Their CD 'To Know You' is in the Christian bookstores. But who are BROWN BEAR MUSIC and why the weird name? Susan Lumsden finds out.
In Deptford, South London, the words, "I'm going to meet some friends in the Brown Bear" doesn't mean what you would expect. The Brown Bear is a pub, yes, but it's also a church.
Bought four years ago by Ichthus Fellowship when it was a run-down shell given over to squatters, the pub known locally as The Bear is now the venue for a vibrant youth church. It has seen Brown Bear Music (known as BBM) grow from a worship team to a band now poised to make its debut on the London club scene.
Andy Pressdee (guitars and vocals) and Ian Mizen (keyboards and vocals) were recruited to provide the worship in the early days of The Bear when "you had to shout down the PA just to be heard." They soon found that the standard breed of evangelical worship "went right over people's heads." "So we started writing our own stuff," says Andy, "with simple lyrics which an unchurched person could understand, so that they could worship more easily."
The Bear provided the testing ground for the development of BBM, who have since swelled to a maximum line-up of eight, with a saxophone player and two percussionists. All have some experience in secular music, and Kev Frost (percussion) is a professional session musician who has toured with artists like Boy George. Members are still involved regularly in worship at The Bear and its younger colleague, The Barn, and have played at youth clubs and missions.
In 1992 they recorded "My Soul Thirsts For You" to raise money to help refurbish The Bear and "for a bit of fun." "We had 300 copies run off and we thought we'd have boxes of them in the loft for ever," says Andy. In fact, the cassettes went like hot cakes and over 1,000 have now been sold. Kingsway are distributing their second album, "To Know You" (1994) and a third is planned.
BBM has been gradually adapting for a new purpose. Their aim is to produce songs which are essentially worshipful, but can be used in a performance setting. Not so profound that they lose the audience, and not so simple that people get bored; songs which are good enough to stand alongside secular counterparts. Andy says, "We feel we are ready now musically not just to do church stuff but perform as a normal band."
They have their eye on certain London clubs, such as The Borderline and The Mean Fiddler. What they will play there is what Vineyard's Kevin Prosch has called 'evangelical worship'. "We would like what we do to affect people who are not Christians, not just because we've gone somewhere and played as a band, but because we've sung worship songs to God in those venues."
Andy excitedly tells the story of when Prosche felt led to join a karaoke night in a seedy back street bar. "He waited all evening for his turn and then sang 'Lean On Me'. The Spirit just came, people fell on their knees praying to God. That was just a normal song and he didn't expect it at all. Maybe if God wanted, he could start using what we do in that way." Ambitious? "But we're not under any illusions about thousands getting saved at gigs, because only 25 come anyway!" jokes Andy.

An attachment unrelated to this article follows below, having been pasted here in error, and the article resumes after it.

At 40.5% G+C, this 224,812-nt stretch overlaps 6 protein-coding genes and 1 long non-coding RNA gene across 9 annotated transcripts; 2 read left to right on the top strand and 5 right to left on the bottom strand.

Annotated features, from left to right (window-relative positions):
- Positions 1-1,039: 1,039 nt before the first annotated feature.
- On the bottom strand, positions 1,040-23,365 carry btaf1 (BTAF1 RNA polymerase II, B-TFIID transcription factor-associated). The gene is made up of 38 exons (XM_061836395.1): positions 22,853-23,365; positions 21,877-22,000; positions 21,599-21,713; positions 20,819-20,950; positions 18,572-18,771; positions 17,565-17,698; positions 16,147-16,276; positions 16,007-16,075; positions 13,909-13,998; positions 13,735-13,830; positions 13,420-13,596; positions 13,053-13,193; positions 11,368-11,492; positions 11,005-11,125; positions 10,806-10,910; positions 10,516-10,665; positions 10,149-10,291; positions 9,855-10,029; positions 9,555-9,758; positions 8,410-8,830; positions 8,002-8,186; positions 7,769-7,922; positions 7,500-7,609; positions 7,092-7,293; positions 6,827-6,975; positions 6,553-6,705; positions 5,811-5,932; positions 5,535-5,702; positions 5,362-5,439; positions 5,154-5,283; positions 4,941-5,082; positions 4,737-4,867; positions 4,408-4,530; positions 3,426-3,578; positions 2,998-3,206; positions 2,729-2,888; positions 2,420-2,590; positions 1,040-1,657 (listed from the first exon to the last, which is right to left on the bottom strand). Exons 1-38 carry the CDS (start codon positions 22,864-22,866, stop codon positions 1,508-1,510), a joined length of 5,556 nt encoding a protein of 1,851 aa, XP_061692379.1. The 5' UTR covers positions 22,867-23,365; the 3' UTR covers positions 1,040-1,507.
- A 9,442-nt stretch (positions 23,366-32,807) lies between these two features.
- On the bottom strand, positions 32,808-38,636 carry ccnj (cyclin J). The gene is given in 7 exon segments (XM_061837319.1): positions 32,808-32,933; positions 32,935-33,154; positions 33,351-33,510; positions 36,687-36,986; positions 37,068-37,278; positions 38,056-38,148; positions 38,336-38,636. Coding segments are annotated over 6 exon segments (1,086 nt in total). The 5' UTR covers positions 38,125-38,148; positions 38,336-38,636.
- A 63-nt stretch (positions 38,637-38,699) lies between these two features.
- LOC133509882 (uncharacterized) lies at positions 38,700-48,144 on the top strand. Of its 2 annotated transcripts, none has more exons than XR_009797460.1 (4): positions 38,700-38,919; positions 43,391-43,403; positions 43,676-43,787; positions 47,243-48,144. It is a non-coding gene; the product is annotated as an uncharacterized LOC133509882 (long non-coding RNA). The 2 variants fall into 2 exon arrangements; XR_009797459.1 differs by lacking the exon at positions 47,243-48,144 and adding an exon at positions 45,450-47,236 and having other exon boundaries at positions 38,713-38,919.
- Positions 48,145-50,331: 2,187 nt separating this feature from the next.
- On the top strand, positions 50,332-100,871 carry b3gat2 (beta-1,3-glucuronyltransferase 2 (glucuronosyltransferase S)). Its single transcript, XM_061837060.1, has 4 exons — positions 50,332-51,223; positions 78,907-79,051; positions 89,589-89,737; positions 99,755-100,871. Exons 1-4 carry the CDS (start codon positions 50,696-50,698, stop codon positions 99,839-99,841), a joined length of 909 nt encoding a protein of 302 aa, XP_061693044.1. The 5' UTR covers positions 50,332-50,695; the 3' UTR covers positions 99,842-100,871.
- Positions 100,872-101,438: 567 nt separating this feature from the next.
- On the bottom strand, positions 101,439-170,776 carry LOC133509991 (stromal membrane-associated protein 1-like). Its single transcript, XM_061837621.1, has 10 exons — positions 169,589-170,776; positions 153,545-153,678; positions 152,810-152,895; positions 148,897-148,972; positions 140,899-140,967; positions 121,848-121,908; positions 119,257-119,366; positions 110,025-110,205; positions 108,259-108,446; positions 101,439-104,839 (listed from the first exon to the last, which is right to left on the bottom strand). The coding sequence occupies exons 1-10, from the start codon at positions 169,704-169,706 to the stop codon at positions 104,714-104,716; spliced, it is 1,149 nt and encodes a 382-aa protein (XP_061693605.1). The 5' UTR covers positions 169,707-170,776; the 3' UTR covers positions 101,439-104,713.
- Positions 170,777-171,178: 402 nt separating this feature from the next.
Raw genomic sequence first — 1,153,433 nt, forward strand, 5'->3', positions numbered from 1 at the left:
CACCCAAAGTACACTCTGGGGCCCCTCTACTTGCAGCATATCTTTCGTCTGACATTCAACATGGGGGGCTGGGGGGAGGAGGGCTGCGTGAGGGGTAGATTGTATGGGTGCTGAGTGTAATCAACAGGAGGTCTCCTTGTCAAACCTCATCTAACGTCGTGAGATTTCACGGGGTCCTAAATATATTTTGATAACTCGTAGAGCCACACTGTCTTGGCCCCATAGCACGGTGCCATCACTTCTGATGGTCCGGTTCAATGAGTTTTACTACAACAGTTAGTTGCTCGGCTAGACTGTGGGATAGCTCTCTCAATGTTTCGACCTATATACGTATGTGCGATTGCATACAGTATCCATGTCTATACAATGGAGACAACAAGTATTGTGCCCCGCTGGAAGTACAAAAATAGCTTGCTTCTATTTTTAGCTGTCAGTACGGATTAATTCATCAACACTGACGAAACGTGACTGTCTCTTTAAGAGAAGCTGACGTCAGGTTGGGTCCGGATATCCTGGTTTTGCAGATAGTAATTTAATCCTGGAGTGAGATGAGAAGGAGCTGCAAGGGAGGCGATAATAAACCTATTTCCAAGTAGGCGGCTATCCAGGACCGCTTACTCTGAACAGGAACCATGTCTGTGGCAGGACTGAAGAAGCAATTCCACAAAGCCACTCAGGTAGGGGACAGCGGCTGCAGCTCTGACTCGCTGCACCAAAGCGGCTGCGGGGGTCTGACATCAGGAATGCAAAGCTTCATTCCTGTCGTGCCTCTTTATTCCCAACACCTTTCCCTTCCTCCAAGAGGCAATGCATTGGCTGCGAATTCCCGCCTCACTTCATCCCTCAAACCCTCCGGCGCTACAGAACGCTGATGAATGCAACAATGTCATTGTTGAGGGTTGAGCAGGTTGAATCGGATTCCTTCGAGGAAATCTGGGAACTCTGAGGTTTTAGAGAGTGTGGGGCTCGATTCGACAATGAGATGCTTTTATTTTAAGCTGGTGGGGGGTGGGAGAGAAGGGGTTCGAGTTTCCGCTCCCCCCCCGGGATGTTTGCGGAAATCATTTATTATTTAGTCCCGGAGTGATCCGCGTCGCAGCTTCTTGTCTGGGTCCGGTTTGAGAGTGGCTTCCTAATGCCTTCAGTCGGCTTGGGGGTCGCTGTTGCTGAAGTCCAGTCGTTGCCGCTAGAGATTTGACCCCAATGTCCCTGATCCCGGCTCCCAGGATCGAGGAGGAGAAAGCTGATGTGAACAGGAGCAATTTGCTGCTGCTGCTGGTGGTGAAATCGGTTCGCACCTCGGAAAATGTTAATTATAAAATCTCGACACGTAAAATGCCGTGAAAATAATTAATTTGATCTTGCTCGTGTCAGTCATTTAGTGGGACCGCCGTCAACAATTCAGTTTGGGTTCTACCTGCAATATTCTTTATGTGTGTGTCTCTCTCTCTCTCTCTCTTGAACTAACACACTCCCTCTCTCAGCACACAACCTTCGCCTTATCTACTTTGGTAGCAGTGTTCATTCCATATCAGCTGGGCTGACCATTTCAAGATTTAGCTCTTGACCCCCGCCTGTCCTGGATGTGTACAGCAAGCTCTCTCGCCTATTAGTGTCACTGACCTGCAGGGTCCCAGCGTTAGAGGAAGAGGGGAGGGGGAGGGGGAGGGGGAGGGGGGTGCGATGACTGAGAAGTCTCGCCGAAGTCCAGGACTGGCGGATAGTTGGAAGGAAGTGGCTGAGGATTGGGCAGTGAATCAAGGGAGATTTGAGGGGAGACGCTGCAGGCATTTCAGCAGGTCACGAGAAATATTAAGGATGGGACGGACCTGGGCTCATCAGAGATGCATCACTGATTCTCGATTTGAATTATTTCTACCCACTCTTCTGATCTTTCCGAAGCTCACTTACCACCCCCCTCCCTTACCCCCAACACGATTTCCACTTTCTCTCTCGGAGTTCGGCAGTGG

BBM are attempting to bridge the gap between the technical quality of rock music and the attitude of worship. There is a strong dance influence, although the band is moving towards a guitar base. "Slightly grungier, without being really grungy," says Ian. "A guitar base, but you can still dance to it."
However, despite their increasing desire to hit the club scene, their vision for church growth remains. "There's a lot of talk at the moment of a new generation of churches coming through, of young people picking up on what God is doing in this country," says Ian. When I spoke to them the pair were about to go to a conference for youth church leaders to hear a 28-year-old Argentinean speaker who has already planted 150 youth churches.
They agree that a separate church for young people does not provide the ideal balance of all ages, but with young people leaving the established churches in droves something has to be done. Even the most high tech missions are of limited use if the young people reached then choke on a diet of Hymns Ancient and Modern or Graham Kendrick's Greatest Hits. "It's vitally important for them to have a church where they can feel happy and relate to," says Ian.
A common problem which youth churches anticipate is that members will outgrow their culture, but feel unable to adapt to a more traditional church atmosphere. It is less easy for a youth church to become isolated in a larger structure like Ichthus, where members can attend Sunday evening celebrations with those from other congregations.
But what will actually happen when the members of a youth church get older? "Do you have to change your culture completely when you get to a certain age, go along to an ordinary church and start going on rambles?" questions Ian. The Bear, in its fourth year of operation, is one of the oldest in Britain. Andy has seen it become "more balanced and better organised" as its members matured, but the long-term future is still unclear.
Aged "17 and upwards", Brown Bear are still young themselves. They have already achieved their early ambition "to create a style of worship music people our age could really relate to, not just put up with." Now they are casting their net wider, beyond the Christian circuit, to impact the unchurched and consider making music full time. As Ian, who has a "very exciting job in the housing benefits department", says, "I'd like to leave work."The opinions expressed in this article are not necessarily those held by Cross Rhythms. Any expressed views were accurate at the time of publishing but may or may not reflect the views of the individuals concerned at a later date.